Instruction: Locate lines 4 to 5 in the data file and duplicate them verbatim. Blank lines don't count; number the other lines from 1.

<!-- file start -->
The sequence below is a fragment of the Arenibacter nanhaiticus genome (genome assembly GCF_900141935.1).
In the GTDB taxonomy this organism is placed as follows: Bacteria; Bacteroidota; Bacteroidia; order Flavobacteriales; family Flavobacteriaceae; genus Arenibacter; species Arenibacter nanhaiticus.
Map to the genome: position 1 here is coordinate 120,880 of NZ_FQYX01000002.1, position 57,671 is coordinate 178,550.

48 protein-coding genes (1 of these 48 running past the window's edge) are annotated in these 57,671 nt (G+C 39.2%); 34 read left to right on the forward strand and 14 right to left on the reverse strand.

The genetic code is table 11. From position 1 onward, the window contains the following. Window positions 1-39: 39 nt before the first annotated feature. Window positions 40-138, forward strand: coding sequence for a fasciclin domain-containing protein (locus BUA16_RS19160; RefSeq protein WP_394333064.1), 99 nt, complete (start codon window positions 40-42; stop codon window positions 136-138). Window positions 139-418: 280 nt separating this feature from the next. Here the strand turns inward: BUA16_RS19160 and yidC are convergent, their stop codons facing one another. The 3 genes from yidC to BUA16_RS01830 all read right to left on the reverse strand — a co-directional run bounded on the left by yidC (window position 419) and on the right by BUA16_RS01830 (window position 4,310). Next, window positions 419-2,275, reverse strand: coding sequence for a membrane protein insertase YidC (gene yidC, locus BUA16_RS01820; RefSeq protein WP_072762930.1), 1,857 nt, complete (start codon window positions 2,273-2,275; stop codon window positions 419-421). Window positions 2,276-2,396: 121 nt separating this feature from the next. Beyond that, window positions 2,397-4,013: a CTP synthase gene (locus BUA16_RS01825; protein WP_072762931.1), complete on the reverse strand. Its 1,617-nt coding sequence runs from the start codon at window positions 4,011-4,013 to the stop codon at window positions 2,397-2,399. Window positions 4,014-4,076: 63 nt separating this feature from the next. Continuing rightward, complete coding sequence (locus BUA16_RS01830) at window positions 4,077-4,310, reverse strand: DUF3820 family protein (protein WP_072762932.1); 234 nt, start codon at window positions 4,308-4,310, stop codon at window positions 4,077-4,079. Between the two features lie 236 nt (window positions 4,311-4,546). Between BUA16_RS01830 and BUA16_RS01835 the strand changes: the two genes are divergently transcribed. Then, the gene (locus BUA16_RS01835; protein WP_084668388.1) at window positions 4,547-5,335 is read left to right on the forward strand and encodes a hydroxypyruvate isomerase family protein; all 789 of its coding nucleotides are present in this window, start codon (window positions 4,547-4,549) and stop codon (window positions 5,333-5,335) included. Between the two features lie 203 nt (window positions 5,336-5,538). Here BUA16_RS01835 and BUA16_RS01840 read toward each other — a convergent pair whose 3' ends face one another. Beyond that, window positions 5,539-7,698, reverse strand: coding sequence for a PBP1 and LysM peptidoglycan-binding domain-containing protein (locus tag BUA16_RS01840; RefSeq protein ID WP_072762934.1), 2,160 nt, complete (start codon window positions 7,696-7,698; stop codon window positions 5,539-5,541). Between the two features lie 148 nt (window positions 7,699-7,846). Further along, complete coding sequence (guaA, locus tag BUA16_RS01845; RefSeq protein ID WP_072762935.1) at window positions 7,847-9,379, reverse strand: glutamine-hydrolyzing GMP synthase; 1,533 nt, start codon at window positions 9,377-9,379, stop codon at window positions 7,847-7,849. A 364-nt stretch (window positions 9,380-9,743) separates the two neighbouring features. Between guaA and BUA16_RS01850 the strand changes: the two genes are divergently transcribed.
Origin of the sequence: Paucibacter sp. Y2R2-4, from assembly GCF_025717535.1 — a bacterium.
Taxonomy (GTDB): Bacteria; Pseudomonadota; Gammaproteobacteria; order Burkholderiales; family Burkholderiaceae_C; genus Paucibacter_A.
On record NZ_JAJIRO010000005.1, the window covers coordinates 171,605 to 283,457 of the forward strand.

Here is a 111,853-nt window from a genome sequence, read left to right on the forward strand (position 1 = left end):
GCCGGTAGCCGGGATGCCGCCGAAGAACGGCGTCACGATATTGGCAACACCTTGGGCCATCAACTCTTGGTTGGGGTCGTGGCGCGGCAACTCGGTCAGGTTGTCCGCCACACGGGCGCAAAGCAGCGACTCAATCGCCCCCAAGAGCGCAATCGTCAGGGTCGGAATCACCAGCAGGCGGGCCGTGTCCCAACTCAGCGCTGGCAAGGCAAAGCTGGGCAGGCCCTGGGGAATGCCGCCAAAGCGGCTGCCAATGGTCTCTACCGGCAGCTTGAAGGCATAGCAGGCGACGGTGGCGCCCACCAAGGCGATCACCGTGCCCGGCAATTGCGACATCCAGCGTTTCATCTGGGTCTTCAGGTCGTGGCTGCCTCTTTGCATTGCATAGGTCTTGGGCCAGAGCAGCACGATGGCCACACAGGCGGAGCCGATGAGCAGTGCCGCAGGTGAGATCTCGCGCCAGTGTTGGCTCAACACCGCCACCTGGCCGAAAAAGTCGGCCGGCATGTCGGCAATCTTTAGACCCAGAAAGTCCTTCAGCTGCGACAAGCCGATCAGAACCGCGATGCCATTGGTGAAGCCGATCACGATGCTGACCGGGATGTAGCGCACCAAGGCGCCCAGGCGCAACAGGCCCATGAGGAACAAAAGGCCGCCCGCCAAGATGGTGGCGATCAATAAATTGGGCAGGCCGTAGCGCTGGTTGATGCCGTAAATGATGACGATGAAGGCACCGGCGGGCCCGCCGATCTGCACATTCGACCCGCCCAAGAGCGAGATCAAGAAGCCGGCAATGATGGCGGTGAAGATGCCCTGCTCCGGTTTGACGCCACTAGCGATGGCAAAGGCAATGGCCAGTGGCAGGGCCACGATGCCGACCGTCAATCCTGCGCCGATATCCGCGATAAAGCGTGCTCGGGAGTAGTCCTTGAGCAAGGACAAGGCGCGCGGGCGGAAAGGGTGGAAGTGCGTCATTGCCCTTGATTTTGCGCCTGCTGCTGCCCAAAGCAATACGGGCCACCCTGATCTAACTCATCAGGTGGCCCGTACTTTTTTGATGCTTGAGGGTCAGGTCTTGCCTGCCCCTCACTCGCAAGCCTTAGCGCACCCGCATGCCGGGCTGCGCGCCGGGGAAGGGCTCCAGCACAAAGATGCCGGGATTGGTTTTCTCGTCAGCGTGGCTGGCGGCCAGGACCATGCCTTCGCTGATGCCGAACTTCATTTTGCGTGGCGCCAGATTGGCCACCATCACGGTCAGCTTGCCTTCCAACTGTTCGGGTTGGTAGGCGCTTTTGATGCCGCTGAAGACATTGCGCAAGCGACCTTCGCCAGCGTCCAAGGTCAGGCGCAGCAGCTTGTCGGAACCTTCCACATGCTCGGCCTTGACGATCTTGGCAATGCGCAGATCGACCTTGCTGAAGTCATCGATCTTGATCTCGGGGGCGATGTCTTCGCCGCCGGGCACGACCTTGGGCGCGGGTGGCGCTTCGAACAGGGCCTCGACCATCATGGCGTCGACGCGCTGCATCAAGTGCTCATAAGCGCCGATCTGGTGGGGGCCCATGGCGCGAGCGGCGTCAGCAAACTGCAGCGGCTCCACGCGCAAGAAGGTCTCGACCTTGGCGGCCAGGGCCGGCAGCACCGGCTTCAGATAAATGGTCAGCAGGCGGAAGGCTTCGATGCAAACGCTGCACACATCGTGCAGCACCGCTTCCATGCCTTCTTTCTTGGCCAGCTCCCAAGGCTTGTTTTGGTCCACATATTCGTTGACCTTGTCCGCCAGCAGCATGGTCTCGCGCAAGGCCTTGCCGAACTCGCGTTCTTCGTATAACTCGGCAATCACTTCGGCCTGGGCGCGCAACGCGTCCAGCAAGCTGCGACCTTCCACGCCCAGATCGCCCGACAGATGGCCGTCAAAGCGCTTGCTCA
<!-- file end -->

48 protein-coding genes (1 of these 48 running past the window's edge) are annotated in these 57,671 nt (G+C 39.2%); 34 read left to right on the forward strand and 14 right to left on the reverse strand.

The genetic code is table 11. From position 1 onward, the window contains the following. Window positions 1-39: 39 nt before the first annotated feature. Window positions 40-138, forward strand: coding sequence for a fasciclin domain-containing protein (locus BUA16_RS19160; RefSeq protein WP_394333064.1), 99 nt, complete (start codon window positions 40-42; stop codon window positions 136-138). Window positions 139-418: 280 nt separating this feature from the next. Here the strand turns inward: BUA16_RS19160 and yidC are convergent, their stop codons facing one another. The 3 genes from yidC to BUA16_RS01830 all read right to left on the reverse strand — a co-directional run bounded on the left by yidC (window position 419) and on the right by BUA16_RS01830 (window position 4,310). Next, window positions 419-2,275, reverse strand: coding sequence for a membrane protein insertase YidC (gene yidC, locus BUA16_RS01820; RefSeq protein WP_072762930.1), 1,857 nt, complete (start codon window positions 2,273-2,275; stop codon window positions 419-421). Window positions 2,276-2,396: 121 nt separating this feature from the next. Beyond that, window positions 2,397-4,013: a CTP synthase gene (locus BUA16_RS01825; protein WP_072762931.1), complete on the reverse strand. Its 1,617-nt coding sequence runs from the start codon at window positions 4,011-4,013 to the stop codon at window positions 2,397-2,399. Window positions 4,014-4,076: 63 nt separating this feature from the next. Continuing rightward, complete coding sequence (locus BUA16_RS01830) at window positions 4,077-4,310, reverse strand: DUF3820 family protein (protein WP_072762932.1); 234 nt, start codon at window positions 4,308-4,310, stop codon at window positions 4,077-4,079. Between the two features lie 236 nt (window positions 4,311-4,546). Between BUA16_RS01830 and BUA16_RS01835 the strand changes: the two genes are divergently transcribed. Then, the gene (locus BUA16_RS01835; protein WP_084668388.1) at window positions 4,547-5,335 is read left to right on the forward strand and encodes a hydroxypyruvate isomerase family protein; all 789 of its coding nucleotides are present in this window, start codon (window positions 4,547-4,549) and stop codon (window positions 5,333-5,335) included. Between the two features lie 203 nt (window positions 5,336-5,538). Here BUA16_RS01835 and BUA16_RS01840 read toward each other — a convergent pair whose 3' ends face one another. Beyond that, window positions 5,539-7,698, reverse strand: coding sequence for a PBP1 and LysM peptidoglycan-binding domain-containing protein (locus tag BUA16_RS01840; RefSeq protein ID WP_072762934.1), 2,160 nt, complete (start codon window positions 7,696-7,698; stop codon window positions 5,539-5,541). Between the two features lie 148 nt (window positions 7,699-7,846). Further along, complete coding sequence (guaA, locus tag BUA16_RS01845; RefSeq protein ID WP_072762935.1) at window positions 7,847-9,379, reverse strand: glutamine-hydrolyzing GMP synthase; 1,533 nt, start codon at window positions 9,377-9,379, stop codon at window positions 7,847-7,849. A 364-nt stretch (window positions 9,380-9,743) separates the two neighbouring features. Between guaA and BUA16_RS01850 the strand changes: the two genes are divergently transcribed.